Government As The Biggest Actor In The Economy

As outlined in these pages over the past five years, DBFM and Fractional Reserve Banking can only result in government becoming the largest actor in the economy. As a corollary to this mathematically inevitable dynamic, profits gradually concentrate in the finance industry till they finally concentrate in the hands of a very restricted group of banks with the result that the productive capital of society is gradually taken away from individuals and redistributed to these banks.

As I pointed out in The Stuff Revolutions Are Made Of in early 2009, scandals will be the hallmark of this period of asset deflation. I am not a prophet and neither am I a world class economist. Nonetheless, a basic understanding of the mechanics of our monetary and political systems are sufficient to deduce how things evolve and how they will end. The only unknown is time of course but the eventual denouement is arithmetically preordained.

This monetary system and the system of electoral politics that derives from it, is a self reinforcing dynamic that results in banks becoming perceived as the one and only pillar of our life:

That Western governments have been shoveling public money into banks could have been inferred long ago but, as of Paulson’s “bazooka” stunt, it has now become clearly glaring… for those that wanted to see…

Now, we have the latest scandal that has made the pages of the main stream media.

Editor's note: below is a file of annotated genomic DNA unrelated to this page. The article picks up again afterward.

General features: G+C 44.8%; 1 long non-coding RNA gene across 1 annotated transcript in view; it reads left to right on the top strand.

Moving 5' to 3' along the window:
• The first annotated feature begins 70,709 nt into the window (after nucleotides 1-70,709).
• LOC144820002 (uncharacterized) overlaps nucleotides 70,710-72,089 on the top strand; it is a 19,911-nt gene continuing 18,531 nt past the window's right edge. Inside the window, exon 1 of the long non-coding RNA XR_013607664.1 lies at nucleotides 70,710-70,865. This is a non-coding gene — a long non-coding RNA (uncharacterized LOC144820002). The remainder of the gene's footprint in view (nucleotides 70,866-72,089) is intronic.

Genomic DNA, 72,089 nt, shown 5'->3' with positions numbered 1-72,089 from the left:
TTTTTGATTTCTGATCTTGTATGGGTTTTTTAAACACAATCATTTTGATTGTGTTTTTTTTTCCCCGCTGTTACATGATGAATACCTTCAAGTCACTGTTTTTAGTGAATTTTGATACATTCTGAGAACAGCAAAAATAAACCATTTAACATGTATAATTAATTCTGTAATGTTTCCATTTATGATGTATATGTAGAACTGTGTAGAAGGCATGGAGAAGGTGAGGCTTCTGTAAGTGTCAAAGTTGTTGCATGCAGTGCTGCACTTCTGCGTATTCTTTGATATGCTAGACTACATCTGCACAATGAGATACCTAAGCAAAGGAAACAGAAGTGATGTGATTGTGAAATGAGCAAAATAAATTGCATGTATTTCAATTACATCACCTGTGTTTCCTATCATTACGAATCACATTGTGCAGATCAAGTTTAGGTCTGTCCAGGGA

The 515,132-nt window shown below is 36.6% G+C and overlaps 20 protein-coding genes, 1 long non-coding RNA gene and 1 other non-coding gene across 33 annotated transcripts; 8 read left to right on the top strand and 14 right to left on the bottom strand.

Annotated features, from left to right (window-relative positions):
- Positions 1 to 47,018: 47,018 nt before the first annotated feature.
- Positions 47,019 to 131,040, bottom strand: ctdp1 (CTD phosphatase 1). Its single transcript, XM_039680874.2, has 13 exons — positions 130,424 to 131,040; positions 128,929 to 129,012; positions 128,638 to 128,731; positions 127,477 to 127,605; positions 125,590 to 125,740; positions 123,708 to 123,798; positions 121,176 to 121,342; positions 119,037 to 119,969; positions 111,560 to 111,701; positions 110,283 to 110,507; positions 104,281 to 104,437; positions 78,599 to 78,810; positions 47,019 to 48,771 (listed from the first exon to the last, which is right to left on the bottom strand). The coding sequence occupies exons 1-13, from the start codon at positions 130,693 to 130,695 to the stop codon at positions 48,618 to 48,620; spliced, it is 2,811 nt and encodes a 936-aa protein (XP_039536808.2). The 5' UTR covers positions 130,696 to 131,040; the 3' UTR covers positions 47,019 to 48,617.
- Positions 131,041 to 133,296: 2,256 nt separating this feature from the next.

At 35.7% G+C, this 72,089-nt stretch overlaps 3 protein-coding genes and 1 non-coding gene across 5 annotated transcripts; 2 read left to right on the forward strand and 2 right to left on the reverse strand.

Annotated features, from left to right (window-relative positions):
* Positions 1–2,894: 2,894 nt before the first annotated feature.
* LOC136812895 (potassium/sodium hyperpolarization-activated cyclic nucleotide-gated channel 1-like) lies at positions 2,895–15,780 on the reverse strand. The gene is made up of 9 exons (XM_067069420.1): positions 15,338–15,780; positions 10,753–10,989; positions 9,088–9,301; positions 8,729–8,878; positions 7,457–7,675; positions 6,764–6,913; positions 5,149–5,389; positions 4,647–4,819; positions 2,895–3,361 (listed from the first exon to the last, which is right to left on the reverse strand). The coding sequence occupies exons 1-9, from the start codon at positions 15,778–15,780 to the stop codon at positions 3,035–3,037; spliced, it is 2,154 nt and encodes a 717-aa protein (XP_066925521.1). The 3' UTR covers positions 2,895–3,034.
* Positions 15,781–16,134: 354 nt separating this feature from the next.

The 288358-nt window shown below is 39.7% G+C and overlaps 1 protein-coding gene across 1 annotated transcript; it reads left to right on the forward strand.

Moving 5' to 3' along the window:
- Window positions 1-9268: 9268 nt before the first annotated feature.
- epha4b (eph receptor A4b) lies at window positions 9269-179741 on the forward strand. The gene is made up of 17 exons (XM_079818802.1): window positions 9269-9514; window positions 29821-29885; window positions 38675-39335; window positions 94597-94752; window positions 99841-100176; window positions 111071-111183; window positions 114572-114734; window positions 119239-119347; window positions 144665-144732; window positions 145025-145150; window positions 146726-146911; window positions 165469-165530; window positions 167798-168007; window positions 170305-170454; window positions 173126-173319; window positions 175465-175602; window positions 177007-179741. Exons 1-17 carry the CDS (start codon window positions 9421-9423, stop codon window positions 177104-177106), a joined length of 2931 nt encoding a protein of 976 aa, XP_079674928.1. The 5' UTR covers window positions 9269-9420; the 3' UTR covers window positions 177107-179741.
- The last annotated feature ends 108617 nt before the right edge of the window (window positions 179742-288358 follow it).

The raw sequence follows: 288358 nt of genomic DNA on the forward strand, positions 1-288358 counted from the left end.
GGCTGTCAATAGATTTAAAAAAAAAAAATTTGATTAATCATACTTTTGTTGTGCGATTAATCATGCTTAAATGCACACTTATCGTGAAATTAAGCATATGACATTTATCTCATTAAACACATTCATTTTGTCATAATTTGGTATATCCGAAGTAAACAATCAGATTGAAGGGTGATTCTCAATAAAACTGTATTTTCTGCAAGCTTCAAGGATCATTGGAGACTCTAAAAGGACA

However, it is clear that the magnitude, depth and significance of this latest scandal has not yet dawned neither on politicians nor on media hacks let alone on the great unwashed.

The usual suspects of the banking world have been caught manipulating LIBOR. In its narrowest definition, LIBOR is merely an interest rate. But as interest rates go, LIBOR packs a punch as LIBOR governs a market that in 2007 was estimated by the Bank of International Settlements at US$500Trillion and that the following year grew to US$650Trillion. LIBOR governs the derivatives market the bulk of which consists of interest rate swaps and credit default swaps (those instruments that, for example, bankrupted Jefferson County in Alabama, lost about $400M for Harvard Uni or allowed Greece to mask gargantuan debt in order to qualify for EU membership).

Just for context, the entire world GDP was estimated at one point to be worth US$50Trillion of which the USA commands about US$15Trillion.

Although I have not followed up on the latest BIS estimate of the derivatives market, I can guarantee that in light of the gargantuan sums that our elected criminals are throwing around as ostensible solutions to what is by now a global depression, the derivatives market is certainly much larger than US$650Trillion. You would think that in light of recent developments since 2007 this market would have unwound at least some of its positions but this monetary system guarantees that cannot and will not happen.

Apologists will rush to claim that the derivatives market only represents “notional value”. This of course begs the question as to why, if this is only notional value, should the great and the good of the banking world bother to manipulate LIBOR? If that makes no sense to these nitwits, then the following question would be to ask them what happened to the derivatives Lehman was a counter-party to? The answer of course is that when one of the counter-parties to a derivative packs it in, notional becomes very real value in a hurry.